The statutory scheme at issue here is similar to the New York statute. Benefits are available only to a certain class of resident veterans, that is, to those who were California natives or residents at the time they entered active military service. Other resident veterans, because they were not residents of the state at a fixed point in the past, are for all practical purposes permanently denied benefits. Thus, a disabled World War II veteran who moved to California shortly after the war would be ineligible for the benefits, no matter how long he resided in the state, paid taxes here, and made other contributions to our society.
We must determine whether this classification is rationally related to a legitimate state purpose. Respondents claim that the distinction drawn by the statutes between veterans who were California natives or residents when they joined up and veterans who joined up from other states is justified because California may choose to “take care of its own.” The high court has rejected this purpose as illegitimate. (Soto–Lopez, supra, 476 U.S. at p. 911, 106 S.Ct. at p. 2325 (plur. opn. of Brennan, J.), at 916, 106 S.Ct. at 2328 (conc. opn. of Burger, C.J.); Hooper, supra, 472 U.S. at p. 623, 105 S.Ct. at p. 2868.) Respondents maintain that “California may feel quite properly that it has no obligation, moral or otherwise, to provide veterans' benefits to those who were citizens of another state when called to service, and that each state should determine how to take care of its own with regard to veterans' benefits.” Our answer to this claim is simply that once a citizen becomes a bona fide resident of this state, he or she becomes the state's “own” to the same extent as a longer-term resident. (Soto–Lopez, supra, 476 U.S. at p. 911, 106 S.Ct. at p. 2325 (plur. opn. of Brennan, J.), at 915–916, 106 S.Ct. at 2327–2328 (conc. opn. of Burger, C.J.); Hooper, supra, 472 U.S. at p. 623, 105 S.Ct. at p. 2868.)
Respondents also assert that the statutory scheme is justified because it compensates and provides assistance to those who were residents when they made the sacrifice of entering active military service. Respondents claim that the scheme compensates those whose careers and lives are disrupted “while they are working and living in the state, and who choose to return to their home state after their military service where they must begin the difficult task of resuming those interrupted careers and lives, ill-prepared and to begin anew in a society and economy which may have changed dramatically during their absence and which may have left them far behind.”
This contention, however well-meaning, was expressly rejected in Hooper, supra, 472 U.S. 612, 105 S.Ct. 2862: “Those who serve in the military during wartime inevitably have their lives disrupted; but it is difficult to grasp how New Mexico residents serving in the military suffered more than residents of other States who served, so that the latter would not deserve the benefits a State bestows for national military service. Moreover, the legislature provided this economic boon years after the dislocation occurred. Established state residents, by this time, presumably had become resettled in the community and the modest tax exemption hardly bears directly on the transition to civilian life long after the war's end. Finally, the benefit of the tax exemption continues for the recipient's life. The annual exemption, which will benefit this limited group of resident veterans long after the wartime disruption dissipated, is a continuing bounty for one group of residents rather than simply an attempt to ease the veteran's return to civilian life.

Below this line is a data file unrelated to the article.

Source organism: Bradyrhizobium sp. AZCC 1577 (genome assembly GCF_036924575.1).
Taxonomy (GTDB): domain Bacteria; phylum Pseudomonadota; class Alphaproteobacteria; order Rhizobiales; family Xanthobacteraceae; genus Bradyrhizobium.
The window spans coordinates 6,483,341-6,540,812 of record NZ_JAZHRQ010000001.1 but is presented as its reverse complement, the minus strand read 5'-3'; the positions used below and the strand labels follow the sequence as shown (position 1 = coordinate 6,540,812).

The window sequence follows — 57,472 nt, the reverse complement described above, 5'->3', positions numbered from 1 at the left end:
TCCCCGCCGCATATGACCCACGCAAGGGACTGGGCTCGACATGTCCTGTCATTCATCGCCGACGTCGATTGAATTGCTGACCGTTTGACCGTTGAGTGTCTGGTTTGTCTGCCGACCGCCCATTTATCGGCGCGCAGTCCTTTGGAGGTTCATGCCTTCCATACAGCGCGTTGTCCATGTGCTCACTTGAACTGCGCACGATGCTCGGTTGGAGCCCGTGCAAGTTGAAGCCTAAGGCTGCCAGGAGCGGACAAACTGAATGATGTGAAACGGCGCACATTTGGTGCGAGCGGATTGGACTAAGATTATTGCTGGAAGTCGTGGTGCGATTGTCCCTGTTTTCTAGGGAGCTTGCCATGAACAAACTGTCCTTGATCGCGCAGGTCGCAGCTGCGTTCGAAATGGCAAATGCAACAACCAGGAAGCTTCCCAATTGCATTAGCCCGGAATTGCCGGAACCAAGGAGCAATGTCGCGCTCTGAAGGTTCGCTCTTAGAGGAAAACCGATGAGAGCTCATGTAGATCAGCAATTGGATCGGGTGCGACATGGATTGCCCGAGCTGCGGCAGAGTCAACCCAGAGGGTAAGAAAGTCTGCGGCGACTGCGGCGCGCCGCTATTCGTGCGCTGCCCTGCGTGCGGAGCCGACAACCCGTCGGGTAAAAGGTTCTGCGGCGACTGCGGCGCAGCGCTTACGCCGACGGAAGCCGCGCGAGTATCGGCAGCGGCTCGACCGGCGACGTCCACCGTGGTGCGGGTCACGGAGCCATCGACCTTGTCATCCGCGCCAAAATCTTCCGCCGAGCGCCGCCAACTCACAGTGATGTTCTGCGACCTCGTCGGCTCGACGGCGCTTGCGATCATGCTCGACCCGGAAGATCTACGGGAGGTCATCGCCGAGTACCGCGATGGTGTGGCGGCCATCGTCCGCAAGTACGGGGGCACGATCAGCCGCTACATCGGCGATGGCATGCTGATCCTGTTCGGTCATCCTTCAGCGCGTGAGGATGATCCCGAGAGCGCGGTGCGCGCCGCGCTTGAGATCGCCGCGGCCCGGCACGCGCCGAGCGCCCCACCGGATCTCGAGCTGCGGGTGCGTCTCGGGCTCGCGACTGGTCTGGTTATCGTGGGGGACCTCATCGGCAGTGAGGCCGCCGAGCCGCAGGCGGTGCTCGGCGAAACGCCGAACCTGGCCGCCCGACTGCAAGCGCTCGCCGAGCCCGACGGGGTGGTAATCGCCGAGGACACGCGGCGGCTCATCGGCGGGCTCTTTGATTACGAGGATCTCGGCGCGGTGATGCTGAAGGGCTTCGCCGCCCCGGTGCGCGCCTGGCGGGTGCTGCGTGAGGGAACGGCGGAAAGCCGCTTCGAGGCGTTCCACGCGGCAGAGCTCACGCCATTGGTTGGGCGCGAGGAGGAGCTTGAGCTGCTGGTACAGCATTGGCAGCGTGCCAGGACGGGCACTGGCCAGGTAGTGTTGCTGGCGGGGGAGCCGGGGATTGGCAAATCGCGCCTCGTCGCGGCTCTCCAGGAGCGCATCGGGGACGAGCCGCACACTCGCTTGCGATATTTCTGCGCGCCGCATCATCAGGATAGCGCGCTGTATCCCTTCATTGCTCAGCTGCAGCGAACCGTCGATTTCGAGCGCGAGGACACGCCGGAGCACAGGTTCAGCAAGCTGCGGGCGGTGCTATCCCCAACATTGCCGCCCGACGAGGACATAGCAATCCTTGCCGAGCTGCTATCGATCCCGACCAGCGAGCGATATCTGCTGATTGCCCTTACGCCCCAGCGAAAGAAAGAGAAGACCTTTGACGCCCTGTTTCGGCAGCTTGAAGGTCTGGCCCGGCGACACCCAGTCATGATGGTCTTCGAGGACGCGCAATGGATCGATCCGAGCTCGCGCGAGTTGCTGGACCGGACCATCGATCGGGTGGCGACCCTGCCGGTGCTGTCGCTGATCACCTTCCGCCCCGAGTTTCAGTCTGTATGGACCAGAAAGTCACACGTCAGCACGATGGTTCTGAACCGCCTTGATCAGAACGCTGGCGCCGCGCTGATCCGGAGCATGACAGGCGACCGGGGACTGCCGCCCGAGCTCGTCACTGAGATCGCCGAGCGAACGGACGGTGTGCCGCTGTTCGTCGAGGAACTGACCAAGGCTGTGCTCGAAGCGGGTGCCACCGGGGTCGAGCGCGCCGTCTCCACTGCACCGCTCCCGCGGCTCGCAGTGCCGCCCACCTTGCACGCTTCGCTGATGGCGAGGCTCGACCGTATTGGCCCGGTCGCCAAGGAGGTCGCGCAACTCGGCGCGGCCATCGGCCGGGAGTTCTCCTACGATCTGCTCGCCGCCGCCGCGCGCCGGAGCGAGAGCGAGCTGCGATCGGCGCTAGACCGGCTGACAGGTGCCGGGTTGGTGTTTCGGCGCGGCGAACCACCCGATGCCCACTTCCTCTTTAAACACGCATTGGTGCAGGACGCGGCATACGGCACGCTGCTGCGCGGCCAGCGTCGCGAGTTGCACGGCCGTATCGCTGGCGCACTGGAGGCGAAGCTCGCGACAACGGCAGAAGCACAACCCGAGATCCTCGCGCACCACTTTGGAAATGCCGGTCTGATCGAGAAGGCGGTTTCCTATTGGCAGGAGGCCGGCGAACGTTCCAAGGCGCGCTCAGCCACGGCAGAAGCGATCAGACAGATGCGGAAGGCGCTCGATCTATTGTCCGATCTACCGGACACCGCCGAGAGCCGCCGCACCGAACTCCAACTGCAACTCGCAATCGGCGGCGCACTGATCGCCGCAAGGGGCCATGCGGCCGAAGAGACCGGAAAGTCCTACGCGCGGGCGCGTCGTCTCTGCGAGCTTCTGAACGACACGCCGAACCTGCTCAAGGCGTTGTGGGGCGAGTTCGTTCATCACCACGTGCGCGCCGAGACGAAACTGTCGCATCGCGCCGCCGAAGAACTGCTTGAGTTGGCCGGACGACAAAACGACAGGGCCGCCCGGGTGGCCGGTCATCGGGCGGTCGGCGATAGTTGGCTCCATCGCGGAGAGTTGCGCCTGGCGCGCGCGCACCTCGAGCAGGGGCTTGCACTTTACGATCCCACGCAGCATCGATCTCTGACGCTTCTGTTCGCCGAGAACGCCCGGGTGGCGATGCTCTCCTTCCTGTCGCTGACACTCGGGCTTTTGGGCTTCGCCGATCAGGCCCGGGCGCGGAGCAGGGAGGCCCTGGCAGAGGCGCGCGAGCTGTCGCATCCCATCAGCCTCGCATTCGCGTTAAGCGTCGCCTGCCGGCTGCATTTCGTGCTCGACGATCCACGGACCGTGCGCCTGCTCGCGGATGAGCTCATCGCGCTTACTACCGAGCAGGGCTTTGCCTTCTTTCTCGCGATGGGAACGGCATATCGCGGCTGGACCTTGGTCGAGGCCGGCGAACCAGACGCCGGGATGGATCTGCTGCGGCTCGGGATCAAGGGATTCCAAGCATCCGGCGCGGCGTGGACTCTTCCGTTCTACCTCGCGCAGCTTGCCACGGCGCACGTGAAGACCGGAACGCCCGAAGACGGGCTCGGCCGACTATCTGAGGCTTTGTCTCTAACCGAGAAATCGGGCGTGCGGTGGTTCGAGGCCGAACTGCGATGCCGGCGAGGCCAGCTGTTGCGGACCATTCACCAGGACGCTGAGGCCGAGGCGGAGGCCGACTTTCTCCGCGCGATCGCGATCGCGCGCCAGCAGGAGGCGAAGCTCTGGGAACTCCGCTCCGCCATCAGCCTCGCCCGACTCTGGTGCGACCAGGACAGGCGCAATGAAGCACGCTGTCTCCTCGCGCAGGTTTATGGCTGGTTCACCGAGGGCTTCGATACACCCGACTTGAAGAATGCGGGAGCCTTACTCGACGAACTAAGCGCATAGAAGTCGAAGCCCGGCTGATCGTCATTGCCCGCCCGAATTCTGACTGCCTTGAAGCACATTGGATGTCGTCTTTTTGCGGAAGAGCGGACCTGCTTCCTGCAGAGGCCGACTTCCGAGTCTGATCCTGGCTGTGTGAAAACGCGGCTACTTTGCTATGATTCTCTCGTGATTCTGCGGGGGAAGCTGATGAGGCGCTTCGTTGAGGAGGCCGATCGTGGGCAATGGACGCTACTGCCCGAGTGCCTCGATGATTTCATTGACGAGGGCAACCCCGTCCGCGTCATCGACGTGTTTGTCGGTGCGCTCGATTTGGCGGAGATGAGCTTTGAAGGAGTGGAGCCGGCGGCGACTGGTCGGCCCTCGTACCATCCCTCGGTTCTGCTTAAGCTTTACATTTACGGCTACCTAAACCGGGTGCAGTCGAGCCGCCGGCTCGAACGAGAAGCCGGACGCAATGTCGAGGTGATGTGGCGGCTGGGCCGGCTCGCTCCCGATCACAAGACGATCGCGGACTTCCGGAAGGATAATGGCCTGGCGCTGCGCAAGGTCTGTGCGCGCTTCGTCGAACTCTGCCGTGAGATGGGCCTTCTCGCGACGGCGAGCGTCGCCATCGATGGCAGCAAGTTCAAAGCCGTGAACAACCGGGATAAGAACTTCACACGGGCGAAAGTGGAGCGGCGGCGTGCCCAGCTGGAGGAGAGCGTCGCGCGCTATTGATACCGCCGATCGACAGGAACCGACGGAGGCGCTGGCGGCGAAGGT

“Even assuming that the State may legitimately grant benefits on the basis of a coincidence between military service and past residence, the New Mexico statute's distinction between resident veterans is not rationally related to the State's asserted legislative goal. The statute is not written to require any connection between the veteran's prior residence and military service. Indeed, the veteran who resided in New Mexico as an infant long ago would immediately qualify for the exemption upon settling in the State at any time in the future regardless of where he resided before, during, or after military service.” (Hooper, supra, 472 U.S. at pp. 621–622, 105 S.Ct. at p. 2868, fns. omitted.)
Thus, Hooper, supra, 472 U.S. 612, 105 S.Ct. 2862, requires that we reject the justifications proffered by the state. Obviously the state may choose to honor and reward veterans, and thus may discriminate between veterans and nonveterans in the allocation of benefits. (Id. at p. 620, 105 S.Ct. at p. 2867.) But a statute that divides veterans into two classes, with greater benefits for prior residents, cannot be justified. All current residents are California's “own”; the life of every veteran has been disrupted by active military service; veterans who joined the military as residents of California suffered no more than others who joined as residents of other states and subsequently migrated to California. And the state owes a debt of gratitude to every veteran, regardless of state of origin.
Furthermore, again as in Hooper, supra, 472 U.S. 612, 105 S.Ct. 2862, the statutory scheme is not drawn in such a way as to promote reintegration into civilian life; its benefits may first be claimed up to 30 years after discharge. (§§ 986.01 [25 years], 987.57 [30 years].) The statutory scheme provides benefits far beyond the period of actual disruption and reintegration, even into the second generation. The benefit of a low-interest loan is not limited to the period after demobilization, but is available for a further 30 years after discharge. Moreover, the benefit of the loan extends over the entire life of the mortgage. Further, the statute requires no connection between the veteran's prior residence and his or her military service; a native Californian veteran is apparently entitled to the benefits regardless of actual residence before entry into service. (§ 980, subd. (a)(2).)